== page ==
I can’t stop crying. Happy Casey’s Birthday to me. Happy Birthday to my baby. Warning to my kids if you choose to read this…it’s about you. All of you.
I never thought I’d have another baby after the trauma that was Troy. Not the kid; the experience of giving birth to him. That was a rough one…my only c-section, the nasty infection that followed, the post-partum depression, and the complete and total lack of help or understanding. A few special people in my life tried, but as I said…that was a rough one. Danny and I took care of business after that, made sure Troy would be the last and went about raising our four beautiful babies.
But times change and situations change…relationships change and realities change. We found ourselves wondering if we should try again several years later, and so we did…undid what had been done, took some chances, rolled the dice, and got pregnant again. I had a miscarriage, a late, nasty one, and we really thought that was it. We were wrong. Two months later, Casey was on her way. I skip over the details of all that no good, very bad stuff not because it wasn’t important. Losing that baby after all we went through to conceive her, was devastating (we know she was a girl, and her name was Faith). The thing is that after going through all of that, we had Casey, and there is nothing about having this child who celebrates her fourteenth birthday today that can possibly be bad. Nothing. Everything that happened to that point, brought us to the day when Casey was born. Everything.
Next to me here on the wall is a note that Casey wrote me last December while I was writing one of my final papers. It simply says, “You can finish mommy!” and she drew a smiley face beneath it. When she gave it to me, it was on a tray with a glass of Nestle’s strawberry milk, a candy cane, and a few other snacks which she gave me because she knew they “made me happy.” I will never forget that moment or the sincerity on her face when she presented that gift to me. Casey…is a gift to me.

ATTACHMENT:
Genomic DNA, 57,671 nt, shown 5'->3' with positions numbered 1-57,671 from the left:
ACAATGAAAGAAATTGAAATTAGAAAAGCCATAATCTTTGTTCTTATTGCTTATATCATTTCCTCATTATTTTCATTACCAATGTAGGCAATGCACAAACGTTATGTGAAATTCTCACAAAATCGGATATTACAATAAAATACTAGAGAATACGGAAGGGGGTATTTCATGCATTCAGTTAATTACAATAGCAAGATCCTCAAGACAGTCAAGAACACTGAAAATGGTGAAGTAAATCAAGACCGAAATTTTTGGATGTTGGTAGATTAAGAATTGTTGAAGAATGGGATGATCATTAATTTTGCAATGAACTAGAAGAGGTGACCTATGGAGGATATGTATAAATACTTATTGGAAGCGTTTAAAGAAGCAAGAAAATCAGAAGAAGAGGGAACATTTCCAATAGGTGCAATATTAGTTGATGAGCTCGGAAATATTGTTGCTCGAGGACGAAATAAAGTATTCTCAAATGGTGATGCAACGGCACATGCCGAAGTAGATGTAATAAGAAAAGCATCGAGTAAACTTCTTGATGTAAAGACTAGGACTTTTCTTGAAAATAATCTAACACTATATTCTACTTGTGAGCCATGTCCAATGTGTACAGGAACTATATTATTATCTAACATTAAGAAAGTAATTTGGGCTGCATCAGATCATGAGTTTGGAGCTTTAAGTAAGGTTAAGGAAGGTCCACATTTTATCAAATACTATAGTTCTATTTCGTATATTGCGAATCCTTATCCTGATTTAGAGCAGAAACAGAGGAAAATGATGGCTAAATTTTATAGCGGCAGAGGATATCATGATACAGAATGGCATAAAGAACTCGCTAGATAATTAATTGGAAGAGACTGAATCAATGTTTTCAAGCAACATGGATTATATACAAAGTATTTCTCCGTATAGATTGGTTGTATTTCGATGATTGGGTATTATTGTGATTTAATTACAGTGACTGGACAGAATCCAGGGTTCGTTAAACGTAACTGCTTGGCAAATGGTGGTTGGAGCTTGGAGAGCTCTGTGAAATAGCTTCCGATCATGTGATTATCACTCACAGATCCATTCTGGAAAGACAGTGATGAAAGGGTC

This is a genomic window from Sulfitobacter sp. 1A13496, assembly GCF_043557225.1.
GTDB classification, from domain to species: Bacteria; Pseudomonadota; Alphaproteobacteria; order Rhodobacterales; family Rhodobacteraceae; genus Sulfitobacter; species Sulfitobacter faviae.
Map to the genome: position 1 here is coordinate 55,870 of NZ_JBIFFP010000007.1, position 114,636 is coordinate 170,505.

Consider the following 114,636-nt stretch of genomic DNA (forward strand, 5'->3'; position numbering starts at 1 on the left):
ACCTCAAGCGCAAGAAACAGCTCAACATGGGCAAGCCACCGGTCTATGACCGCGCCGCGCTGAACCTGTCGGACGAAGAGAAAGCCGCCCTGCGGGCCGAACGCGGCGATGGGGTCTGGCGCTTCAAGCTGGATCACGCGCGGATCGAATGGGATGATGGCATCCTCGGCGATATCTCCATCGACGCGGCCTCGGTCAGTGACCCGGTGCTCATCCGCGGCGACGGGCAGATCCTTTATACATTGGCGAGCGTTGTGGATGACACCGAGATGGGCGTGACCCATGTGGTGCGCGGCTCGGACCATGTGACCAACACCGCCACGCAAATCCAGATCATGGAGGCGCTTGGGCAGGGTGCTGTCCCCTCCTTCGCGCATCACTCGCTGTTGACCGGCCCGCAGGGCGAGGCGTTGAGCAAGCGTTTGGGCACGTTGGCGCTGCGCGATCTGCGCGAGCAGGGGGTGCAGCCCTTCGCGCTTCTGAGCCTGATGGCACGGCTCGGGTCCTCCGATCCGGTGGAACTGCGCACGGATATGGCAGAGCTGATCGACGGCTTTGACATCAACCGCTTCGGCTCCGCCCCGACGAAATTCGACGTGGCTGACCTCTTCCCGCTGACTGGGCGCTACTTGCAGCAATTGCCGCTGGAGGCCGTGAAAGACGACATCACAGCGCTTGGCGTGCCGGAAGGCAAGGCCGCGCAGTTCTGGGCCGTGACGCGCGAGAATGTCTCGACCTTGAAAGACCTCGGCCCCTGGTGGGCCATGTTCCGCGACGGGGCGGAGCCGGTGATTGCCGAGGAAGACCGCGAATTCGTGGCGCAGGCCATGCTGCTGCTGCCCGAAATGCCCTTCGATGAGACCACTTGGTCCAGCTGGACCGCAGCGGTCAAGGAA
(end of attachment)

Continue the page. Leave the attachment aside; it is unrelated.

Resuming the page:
Casey and I watched very little TV during her first two years. I’m no purist, no TV basher. Lord knows I’m addicted now to those few shows I have time for and need them like I need fresh air these days. But back then, I’d get the other four off to school, and Casey and I would just…be. I’d carry her around, more than I probably should have, and I’d talk. We’d talk. I’d tell her about my day and what I was doing and what I was thinking, and she’d laugh and respond and “talk” back. I recall so vividly one snowy afternoon. The house was silent, and 18-month-old or so Casey wouldn’t nap (a common theme with my kids). So I carried her from window to window and told her about the snow and how the flakes are all different and how Aunt Gretchen and I were both born in snowstorms and then I told her that I’d read a recipe of Martha Stewart’s for “Black and White Cookies” that Rae had also mentioned and probably made and that I wanted to make them. Casey thought this was the funniest notion, and she clapped her hands and laughed like I’d tickled her. The sound in the house at that moment is crystalized in my mind forever, and it was beautiful. There are times now when the house is silent that I hear the echo of that laughter and smile, or cry, or simply laugh out loud at the absurdity of the fact that I have retained that memory when so many, much grander events have happened in Casey’s life. Dance recitals and talent shows and concerts and milestones, but I remember laughing with my baby about a cookie recipe on a snowy day.